My mother, Judith A. Jaurequi went into the hospital on June 25, 2001 for back surgery (nerve decompression). The pain was not relieved by this surgery, so she underwent surgery again on June 29. The pain was, unfortunately, worse after this second surgery. Two days later, I was told that she had pneumonia, and she was transferred to ICU.  She was placed on a vent the next day and improved greatly within the next 3 days. I was thrilled and relieved. On July 4, she was extubated, however, she declined rapidly over the next 24 hours. She was re-intubated the next day, and soon after I started hearing the unfamiliar terms "shocked lung" and ARDS. I was alone (no brothers or sisters, or other family in the area) and had no idea what any of this meant. For the next 23 days she fought hard, but developed every possible complication, including sepsis (cause unknown), liver failure, renal failure and a pneumothorax. On July 27, 2001, her heart, the best part of her, finally gave out, and she lost her battle with ARDS. I am devastated and heart-broken. She was not only my mother, but also my best friend. I am now faced with planning her memorial service, but I am still in shock over what has happened. I miss her terribly.

Mary loverof83@webtv.net
It has been almost a year since losing my father. I just don't understand this syndrome and want to chat with others who have lost loved ones to this.
Jennifer Strickland gatewayjen@aol.com
To all who contacted me, thank you for your kind words and prayers.  Unfortunately, my Dad Stephen Sahli lost his battle with ARDS and renal failure on July 10th.
Lily Hernandez  LI568@aol.com 
Well at present time I have so many questions.  My Mom was a very healthy person.  She complained of feeling ill, we took her the ER.  We were told my mom was very sick .They took her to ICU.  We the family expected my mom back home in a few weeks. She spent 3 weeks in the hospital.  She left us May 27, 2001. I and my siblings can't bare the pain of losing our mom just like that.  I miss my mom, and cry for her every day how can I cope with the loss of the most precious person in my life.  Please help as the family is devastated.

Tammy Purvis Haynes thaynes@warrior.mgc.peachnet.edu
My mother, Lowanda Purvis, lost her battle with ARDS on December 31, 1999 after a bout with Pneumonia.  We, like so many others, had never heard of ARDS.   It all happened so quickly.  Her last words to me were, "Don't cry, mama will be alright".  I know that she is in a much better place than we are.  She was such a wonderful wife, mother, and friend.  She will be forever loved and missed. Thanks.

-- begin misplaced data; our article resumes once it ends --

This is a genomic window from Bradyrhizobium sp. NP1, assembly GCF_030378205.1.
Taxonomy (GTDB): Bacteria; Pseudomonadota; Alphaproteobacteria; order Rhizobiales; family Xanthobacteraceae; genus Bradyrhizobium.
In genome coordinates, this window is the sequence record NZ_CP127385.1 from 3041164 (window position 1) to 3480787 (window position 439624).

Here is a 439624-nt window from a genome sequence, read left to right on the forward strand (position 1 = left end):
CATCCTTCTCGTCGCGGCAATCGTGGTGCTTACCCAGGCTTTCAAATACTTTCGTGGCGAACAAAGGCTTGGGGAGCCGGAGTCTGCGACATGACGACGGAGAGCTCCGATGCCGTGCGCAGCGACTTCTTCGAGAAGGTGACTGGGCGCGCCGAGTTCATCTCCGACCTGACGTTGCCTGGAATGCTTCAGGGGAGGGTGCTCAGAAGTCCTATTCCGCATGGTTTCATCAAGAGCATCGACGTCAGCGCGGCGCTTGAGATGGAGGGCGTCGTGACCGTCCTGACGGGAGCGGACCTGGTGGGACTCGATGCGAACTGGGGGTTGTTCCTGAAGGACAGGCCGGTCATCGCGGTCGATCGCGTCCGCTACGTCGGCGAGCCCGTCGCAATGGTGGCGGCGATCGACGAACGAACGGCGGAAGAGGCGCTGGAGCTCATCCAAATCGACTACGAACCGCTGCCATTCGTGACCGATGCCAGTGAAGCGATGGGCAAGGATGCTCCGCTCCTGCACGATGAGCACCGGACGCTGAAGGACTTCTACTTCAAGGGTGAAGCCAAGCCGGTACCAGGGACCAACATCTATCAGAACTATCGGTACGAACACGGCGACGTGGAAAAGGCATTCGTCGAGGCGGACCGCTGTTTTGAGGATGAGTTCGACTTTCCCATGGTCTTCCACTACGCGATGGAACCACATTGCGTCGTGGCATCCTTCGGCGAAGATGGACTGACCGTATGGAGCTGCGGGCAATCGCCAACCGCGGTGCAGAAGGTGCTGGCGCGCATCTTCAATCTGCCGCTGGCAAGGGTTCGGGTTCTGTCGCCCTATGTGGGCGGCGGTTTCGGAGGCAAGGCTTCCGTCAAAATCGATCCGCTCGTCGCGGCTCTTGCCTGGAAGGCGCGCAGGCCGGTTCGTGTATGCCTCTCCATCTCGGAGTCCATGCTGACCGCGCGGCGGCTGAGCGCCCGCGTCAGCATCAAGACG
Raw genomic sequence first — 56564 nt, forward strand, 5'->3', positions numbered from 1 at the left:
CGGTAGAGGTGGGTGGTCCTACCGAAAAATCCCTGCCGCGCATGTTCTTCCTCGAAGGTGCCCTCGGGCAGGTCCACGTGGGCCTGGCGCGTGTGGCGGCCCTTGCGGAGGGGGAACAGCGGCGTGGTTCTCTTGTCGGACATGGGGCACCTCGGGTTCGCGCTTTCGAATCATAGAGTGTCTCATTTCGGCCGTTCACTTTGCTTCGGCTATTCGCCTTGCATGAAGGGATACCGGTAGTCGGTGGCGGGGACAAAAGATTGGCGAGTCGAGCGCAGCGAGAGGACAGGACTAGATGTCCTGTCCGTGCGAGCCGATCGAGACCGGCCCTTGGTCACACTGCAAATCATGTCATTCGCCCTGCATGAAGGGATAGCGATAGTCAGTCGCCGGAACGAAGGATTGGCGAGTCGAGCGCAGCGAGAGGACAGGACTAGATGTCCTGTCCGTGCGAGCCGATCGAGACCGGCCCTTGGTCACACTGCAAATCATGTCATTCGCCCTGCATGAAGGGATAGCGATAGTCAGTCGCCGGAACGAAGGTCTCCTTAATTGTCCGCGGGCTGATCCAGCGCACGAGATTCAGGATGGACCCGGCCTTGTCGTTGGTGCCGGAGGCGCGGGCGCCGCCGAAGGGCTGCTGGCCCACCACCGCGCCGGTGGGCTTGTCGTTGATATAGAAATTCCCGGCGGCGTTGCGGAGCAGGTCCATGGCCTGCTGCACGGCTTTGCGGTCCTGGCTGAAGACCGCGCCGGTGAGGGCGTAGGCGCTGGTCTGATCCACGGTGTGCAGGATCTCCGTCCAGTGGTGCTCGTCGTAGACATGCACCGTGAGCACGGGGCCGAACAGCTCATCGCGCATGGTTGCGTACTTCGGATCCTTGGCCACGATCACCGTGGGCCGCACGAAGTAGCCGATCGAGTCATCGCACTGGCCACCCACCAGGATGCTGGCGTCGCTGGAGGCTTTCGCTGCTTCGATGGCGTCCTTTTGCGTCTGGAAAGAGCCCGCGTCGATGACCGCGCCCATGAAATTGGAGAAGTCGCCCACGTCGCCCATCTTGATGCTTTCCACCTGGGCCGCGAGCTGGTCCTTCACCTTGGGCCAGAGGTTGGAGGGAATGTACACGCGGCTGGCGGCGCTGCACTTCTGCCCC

Judi Ramsdell Hebb AJHebb1977@aol.com
Lost my brother Kenneth Ramsdell 5/25/01 to ARDS. 

Mary W. Copes jake@visi.net
My husband of 25 years, Bruce W. Copes, died after 17 days in the hospital.  He was on the ventilator for 8 of these days before losing his battle with ARDS.  I am totally lost without him and I feel as though life really has no meaning anymore.  My life will never be the same.  Will I ever be happy again?
Angela Waits radd@grundyec.net 
I am 25 years old and lost my mother to ARDS and have went through the grieving process and this site helped me tremendously with questions I had and I want to be able to give back what I have to others that need a listening ear.
Paulette Mettille pjmndogs@aol.com 
ARDS ensued after Paulette's mom underwent a coronary bypass and aortic valve replacement.  She is interested in hearing people's stories at the very beginning of ARDS. 
Laurie mamabia@aol.com 
My husband of 23 years passed away from Pneumonia and ARDS. He was 47 years old. Eight days in the hospital and he was gone.  I miss him so much.  I wish more people KNEW about ARDS and what this disorder is.  Why didn't I hear about it before it took my husband?
Wendy EAGLEJPT@aol.com
Hello, my name is Wendy and my mother died in October of ARDS.  At the time of her death I was 8 months pregnant and she never got to see her grandson.  We thought her illness was nothing serious, just the flu, but 6 days later she was gone.  It happened so quickly and I feel guilty and I never really got to say good-bye.  I would like to hear from any one who has lost someone to ARDS. Thanks.
Paul Wheeler wheelerp@tce.com
"I lost my 20 year old daughter to ARDS in April of 1997. I wish this website would have been running then. After delivering my second grandchild my daughter was put on high powered steroids to try and help fight a colon problem (Crons). From what the doctors told us the steroids caused the lining of the bowel to rupture. From this she developed Sids and peritonitis, and ARDS soon followed. When she passed away seven weeks later she was on a high powered vent with 10 chest tubes. In 1997 there was not much to read on ARDS and even littler support. I am still learning to deal with the loss but was so very fortunate that she was able to leave me two healthy grandsons. I don't know how much help I would be to someone going through this with a family member since mine did not turn out the way I was praying for. From the looks of your site it could really be a helping hand in the storm."  Paul would like to communicate with other families who have gone through this themselves.
Chris  ireland60@aol.com  
Chris has lost her mother, Lynne Gilmore, to ARDS on May 13, 2000. Lynne had a splenectomy on March 31, 2000 and developed ARDS on May 7, 2000. Chris would like to communicate with others that have gone through a similar situation.
Corinne  Unlikerest@aol.com
My Mom ended up on a respirator in a drug-induced coma before I knew what happened. Prior to that I was angry at her for undergoing such a slow recovery (prior to the time ARDS was ever mentioned). I wasn't even certain that she wanted to get well, since she was always having some medical problem or another - I thought she just needed a lot of attention, and I never gave it to her. I just didn't realize that she was really so sick. Almost a month went by with no improvement until my sisters and I finally made a decision to honor the wishes in her living will and withdraw the life support that was sustaining her. She died in the NC hospital twenty minutes after I left for the airport to go home to NJ. I am open to the healing that may come from communicating with others who have taken their loved ones off of the respirator and let them go. I really knew that it was the right thing at the time, but I still can't believe that she is gone. I feel guilty about not fighting for her to live, and about not being better to her when she was living. I didn't know how sick she was. ARDS took my Mom, and she didn't deserve to die that way.